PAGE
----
Valya Dudycz Lupescu

Writer, fueled by coffee

Between the Lines

| 2 Comments

One of my favorite things to do upon entering someone’s home (especially for the first time) is to look at their books.

I like to see which ones are well-worn, which are autographed, which are displayed prominently while others are scattered around the house within easy reach. Sometimes I ask about a particular book, especially if I am surprised to find it there. Other times, most times, I say nothing.

If I am in the library of someone I like or admire (and if I know them well enough to know they will not mind), I like to touch their books, to hold them in my hands, to see if things are written in the margins or if there is an inscription.

And then, I love to talk with them about their collections. I want to know about their favorite childhood book and whether or not they still own it. I want to hear about the book they turned to for solace during adolescence, the books that bring them comfort in times of heartache or loneliness.

I want to know if they’ve experienced epiphanies or been challenged by an author or transformed by a character. I love to hear stories about what they read, why they read, where they read. A person’s literary palate often reveals more to me than the personal photographs they have displayed around their home.

When I was in Grad School at the School of the Art Institute, I worked as a barista in my favorite neighborhood coffee shop, The Bourgeois Pig in Chicago’s Lincoln Park. I met many interesting characters grinding coffee and making espresso concoctions in the days before Starbucks hit Chicago. One of the dearest was philosopher and fellow-bibliophile, Kevin Neilson.

After losing touch, Kevin and I reconnected via facebook a year ago, and he has now launched a website, Between the Lines (at
http://jkneilson.wordpress.com/) dedicated to booklovers:

"Booklovers are strange people, and strange people love learning about other strange people and the books they read and how (and why) they read them. Inspired by The Paris Review, Vanity Fair, and Bookphilia by Colleen Shea, Between the Lines is a blog that interviews a wide variety of people who are devoted to literature, from teachers, lawyers, and doctors to academics, novelists, critics — and beyond."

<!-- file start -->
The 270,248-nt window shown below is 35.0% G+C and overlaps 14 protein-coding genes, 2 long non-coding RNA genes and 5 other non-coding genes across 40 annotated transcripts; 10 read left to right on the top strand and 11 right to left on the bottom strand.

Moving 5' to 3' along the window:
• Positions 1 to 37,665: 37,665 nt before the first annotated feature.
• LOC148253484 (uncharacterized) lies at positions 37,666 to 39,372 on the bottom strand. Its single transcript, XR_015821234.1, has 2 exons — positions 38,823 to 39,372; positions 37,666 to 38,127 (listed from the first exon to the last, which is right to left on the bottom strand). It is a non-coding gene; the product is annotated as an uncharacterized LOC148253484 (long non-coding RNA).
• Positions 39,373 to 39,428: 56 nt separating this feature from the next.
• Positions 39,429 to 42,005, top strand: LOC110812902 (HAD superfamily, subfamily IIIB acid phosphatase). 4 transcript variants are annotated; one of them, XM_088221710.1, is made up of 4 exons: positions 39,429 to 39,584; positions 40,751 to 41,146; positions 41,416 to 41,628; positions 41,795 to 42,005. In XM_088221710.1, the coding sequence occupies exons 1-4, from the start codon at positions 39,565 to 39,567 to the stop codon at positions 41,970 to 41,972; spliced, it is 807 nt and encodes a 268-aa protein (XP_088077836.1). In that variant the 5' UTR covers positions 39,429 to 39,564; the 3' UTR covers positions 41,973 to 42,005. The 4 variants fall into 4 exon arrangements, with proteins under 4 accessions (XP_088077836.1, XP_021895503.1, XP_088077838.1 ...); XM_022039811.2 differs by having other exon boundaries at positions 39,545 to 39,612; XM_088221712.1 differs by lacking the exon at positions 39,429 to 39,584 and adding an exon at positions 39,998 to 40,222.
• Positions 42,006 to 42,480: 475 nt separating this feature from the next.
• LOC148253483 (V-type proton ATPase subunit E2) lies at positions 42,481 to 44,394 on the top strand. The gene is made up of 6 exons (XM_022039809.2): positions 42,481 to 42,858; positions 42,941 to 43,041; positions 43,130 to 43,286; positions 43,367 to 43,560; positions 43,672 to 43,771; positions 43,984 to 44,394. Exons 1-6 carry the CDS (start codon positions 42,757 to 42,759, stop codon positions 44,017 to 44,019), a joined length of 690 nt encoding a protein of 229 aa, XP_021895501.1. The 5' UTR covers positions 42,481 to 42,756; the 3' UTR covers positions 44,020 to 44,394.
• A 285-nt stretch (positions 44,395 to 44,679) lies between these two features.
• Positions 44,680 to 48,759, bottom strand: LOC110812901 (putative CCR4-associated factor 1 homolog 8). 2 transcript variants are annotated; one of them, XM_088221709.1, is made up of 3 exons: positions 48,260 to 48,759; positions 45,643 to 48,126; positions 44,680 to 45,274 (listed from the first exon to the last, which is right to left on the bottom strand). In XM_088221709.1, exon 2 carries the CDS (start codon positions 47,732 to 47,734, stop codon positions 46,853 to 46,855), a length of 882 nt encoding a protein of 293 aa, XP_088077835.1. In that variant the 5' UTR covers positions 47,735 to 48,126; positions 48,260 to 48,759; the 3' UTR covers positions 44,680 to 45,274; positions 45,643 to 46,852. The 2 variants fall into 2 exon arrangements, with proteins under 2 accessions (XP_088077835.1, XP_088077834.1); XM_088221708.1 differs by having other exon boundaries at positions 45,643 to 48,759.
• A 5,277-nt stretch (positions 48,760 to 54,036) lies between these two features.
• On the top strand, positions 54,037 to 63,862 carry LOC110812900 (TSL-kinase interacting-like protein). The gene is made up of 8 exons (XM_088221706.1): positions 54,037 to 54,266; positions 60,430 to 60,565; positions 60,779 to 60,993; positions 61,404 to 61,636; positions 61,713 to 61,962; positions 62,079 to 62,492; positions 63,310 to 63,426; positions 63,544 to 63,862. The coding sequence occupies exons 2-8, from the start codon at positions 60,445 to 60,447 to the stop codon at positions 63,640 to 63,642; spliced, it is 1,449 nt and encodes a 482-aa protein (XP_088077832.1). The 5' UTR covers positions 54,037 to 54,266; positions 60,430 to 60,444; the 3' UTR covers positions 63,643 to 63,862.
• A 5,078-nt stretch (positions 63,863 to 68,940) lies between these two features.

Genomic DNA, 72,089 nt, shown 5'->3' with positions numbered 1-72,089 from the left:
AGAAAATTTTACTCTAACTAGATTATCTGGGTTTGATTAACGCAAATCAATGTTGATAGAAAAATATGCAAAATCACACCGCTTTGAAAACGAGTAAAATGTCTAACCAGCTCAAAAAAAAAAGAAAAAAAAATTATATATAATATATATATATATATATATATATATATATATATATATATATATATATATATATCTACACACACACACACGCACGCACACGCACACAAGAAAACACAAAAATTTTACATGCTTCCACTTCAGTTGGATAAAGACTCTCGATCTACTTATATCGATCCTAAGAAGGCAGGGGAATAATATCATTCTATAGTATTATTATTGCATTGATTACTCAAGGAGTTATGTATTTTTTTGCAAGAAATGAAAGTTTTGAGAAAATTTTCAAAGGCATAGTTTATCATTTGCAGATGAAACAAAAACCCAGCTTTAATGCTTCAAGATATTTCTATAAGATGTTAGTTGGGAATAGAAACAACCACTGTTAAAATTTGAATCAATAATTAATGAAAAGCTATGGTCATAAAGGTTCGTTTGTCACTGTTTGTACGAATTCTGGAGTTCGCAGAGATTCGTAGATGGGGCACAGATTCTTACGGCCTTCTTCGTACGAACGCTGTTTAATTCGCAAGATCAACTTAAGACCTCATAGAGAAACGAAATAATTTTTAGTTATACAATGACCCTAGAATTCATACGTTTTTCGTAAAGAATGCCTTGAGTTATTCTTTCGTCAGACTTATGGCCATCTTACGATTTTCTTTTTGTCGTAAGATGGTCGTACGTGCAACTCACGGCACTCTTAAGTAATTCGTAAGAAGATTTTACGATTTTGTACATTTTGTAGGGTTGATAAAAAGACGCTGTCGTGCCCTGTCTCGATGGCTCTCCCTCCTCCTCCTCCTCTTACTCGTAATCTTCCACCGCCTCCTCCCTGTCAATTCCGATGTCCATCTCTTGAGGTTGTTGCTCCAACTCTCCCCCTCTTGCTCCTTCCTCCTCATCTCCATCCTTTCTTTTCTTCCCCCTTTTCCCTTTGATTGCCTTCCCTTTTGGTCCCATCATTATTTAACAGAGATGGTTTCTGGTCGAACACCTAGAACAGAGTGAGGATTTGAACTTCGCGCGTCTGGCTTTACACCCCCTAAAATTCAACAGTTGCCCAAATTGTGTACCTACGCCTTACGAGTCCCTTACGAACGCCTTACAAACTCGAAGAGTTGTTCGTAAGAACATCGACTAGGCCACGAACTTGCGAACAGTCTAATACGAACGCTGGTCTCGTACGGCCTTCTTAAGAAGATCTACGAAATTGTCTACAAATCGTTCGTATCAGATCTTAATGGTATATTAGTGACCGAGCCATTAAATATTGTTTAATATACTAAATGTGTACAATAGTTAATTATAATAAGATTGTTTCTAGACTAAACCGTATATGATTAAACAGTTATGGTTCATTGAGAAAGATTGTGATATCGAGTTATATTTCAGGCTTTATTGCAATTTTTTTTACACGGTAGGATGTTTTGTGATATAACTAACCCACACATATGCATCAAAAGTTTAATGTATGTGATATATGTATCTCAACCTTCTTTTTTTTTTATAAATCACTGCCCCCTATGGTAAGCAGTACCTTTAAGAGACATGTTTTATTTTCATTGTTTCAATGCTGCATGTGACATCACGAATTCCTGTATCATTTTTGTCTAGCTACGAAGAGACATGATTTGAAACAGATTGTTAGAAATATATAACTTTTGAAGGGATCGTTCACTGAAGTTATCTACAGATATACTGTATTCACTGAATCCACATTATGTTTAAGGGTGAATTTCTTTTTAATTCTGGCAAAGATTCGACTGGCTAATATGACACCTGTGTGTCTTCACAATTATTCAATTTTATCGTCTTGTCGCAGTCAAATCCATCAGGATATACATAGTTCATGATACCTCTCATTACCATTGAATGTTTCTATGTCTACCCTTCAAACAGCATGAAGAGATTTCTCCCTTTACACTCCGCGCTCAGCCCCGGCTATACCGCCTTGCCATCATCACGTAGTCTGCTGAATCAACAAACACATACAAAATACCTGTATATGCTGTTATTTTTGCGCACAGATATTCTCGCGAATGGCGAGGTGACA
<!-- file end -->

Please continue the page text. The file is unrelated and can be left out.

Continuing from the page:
Kevin has already posteda few interviews, and I know that more are set to be revealed soon (mine included).

Between the Lines is a fascinating glimpse into the literary passions of some really interesting people. I invite you to check it out, and if you are inclined to share or make suggestions, send him an email at jkneilson [at] yahoo [dot] com.

Because I am unable to peruse many of your personal libraries (at least not yet, maybe someday), I would love to read about your literary tastes and experiences. Check out the Between the Lines and drop Kevin a note, even if it’s just to say, "Hey, this site is awesome. More please!"

Author: Valya

Valya Dudycz Lupescu is the author of THE SILENCE OF TREES and STICKS & BONES, as well as the founding editor of CONCLAVE: A Journal of Character. Born and raised in Chicago, Valya received her degree in English at DePaul University and her MFA in Writing as part of the inaugural class at the School of the Art Institute of Chicago. Since receiving her MFA, Valya has worked as a college professor, obituary writer, content manager, internal communications specialist, co-producer of an independent feature film, and Goth cocktail waitress.

2 Comments

  1. Hello! I hope you don’t mind, but since you linked to your LJ on twitter I added you as a friend. πŸ™‚

    Between the Lines sounds very interesting, thanks for the headsup!

    I do exactly the same thing as you, I love looking at other people’s libraries and inquiring about the collections. I love knowing the stories behind the stories, if you see what I mean. And I think you do… πŸ˜‰

    I want to know if they’ve experienced epiphanies or been challenged by an author or transformed by a character. I love to hear stories about what they read, why they read, where they read. A person’s literary palate often reveals more to me than the personal photographs they have displayed around their home.

    This, exactly this. I couldn’t possibly agree more. It’s fascinating, isn’t it? πŸ˜€

  2. Of course I don’t mind.
    πŸ™‚
    Nice to see you here, and it *is* fascinating.

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